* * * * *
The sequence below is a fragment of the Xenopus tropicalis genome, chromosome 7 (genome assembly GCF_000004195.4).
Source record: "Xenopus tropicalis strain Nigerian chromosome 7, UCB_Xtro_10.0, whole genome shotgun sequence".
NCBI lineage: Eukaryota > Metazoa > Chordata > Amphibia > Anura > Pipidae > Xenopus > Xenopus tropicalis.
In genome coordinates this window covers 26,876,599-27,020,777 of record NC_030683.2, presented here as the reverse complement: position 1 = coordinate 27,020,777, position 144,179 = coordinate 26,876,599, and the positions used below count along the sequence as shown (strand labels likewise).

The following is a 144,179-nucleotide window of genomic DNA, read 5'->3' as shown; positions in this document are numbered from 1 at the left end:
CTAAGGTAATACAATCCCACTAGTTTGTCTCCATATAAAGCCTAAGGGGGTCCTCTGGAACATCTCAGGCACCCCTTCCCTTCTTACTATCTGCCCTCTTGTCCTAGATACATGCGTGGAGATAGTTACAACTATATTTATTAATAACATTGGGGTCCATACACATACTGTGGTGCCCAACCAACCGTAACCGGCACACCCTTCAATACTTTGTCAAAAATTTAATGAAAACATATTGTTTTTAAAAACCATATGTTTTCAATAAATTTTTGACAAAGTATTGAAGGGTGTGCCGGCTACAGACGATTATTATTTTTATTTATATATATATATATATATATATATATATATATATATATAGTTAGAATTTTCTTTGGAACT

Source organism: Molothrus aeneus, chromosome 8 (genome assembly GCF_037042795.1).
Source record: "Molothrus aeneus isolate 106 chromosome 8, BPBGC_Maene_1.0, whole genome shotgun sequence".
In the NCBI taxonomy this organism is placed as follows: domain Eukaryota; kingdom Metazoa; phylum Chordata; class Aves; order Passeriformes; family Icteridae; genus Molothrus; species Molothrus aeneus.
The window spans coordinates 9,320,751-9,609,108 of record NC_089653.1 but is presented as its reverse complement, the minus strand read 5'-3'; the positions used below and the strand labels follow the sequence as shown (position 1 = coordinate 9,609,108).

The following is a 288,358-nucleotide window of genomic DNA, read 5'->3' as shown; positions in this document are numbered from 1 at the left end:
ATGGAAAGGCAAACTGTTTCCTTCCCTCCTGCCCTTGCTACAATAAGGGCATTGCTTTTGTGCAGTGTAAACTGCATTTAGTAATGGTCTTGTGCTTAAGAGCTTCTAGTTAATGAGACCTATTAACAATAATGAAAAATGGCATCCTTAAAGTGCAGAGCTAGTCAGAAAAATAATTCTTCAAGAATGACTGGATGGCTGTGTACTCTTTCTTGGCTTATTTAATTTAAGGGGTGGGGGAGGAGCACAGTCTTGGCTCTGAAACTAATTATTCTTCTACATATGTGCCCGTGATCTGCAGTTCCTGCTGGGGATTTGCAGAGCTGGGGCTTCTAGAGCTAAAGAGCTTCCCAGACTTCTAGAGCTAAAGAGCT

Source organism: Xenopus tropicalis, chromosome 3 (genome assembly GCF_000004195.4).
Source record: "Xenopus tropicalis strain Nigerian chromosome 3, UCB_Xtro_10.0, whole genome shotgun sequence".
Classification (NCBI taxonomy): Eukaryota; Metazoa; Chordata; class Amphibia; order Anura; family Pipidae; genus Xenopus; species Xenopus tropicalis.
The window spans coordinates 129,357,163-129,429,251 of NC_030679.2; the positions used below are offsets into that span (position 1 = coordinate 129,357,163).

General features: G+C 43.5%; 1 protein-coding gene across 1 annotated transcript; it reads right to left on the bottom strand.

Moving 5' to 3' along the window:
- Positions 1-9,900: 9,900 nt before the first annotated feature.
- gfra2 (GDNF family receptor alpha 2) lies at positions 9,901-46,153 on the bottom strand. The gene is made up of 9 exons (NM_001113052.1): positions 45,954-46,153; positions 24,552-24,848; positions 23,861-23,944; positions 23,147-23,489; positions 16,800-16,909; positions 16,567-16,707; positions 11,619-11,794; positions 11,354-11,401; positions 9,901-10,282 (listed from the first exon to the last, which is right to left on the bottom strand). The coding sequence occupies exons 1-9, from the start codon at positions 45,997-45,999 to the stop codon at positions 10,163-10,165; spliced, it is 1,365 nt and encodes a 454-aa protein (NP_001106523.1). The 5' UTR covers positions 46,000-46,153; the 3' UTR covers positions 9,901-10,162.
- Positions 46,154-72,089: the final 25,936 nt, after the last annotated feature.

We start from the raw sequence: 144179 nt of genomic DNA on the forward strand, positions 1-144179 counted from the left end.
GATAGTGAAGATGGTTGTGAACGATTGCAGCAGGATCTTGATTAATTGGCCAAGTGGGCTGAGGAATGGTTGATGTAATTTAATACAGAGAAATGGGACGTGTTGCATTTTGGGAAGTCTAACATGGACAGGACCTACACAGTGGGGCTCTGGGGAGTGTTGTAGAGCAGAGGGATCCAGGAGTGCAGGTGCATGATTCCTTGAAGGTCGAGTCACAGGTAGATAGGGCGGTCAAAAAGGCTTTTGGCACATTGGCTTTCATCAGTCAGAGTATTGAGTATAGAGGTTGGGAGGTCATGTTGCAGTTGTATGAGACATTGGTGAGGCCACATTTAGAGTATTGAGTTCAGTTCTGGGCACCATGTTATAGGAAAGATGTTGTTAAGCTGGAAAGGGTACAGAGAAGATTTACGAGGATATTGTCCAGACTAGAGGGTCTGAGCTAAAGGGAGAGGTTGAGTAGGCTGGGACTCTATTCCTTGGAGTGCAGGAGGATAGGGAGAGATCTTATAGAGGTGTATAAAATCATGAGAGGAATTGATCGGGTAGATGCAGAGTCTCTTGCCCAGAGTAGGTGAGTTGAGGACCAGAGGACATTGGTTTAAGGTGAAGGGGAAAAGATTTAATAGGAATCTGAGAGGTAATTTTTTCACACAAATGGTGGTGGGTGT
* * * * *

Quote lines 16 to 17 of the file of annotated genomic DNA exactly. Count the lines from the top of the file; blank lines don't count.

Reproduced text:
The window spans coordinates 129,357,163-129,429,251 of NC_030679.2; the positions used below are offsets into that span (position 1 = coordinate 129,357,163).

General features: G+C 43.5%; 1 protein-coding gene across 1 annotated transcript; it reads right to left on the bottom strand.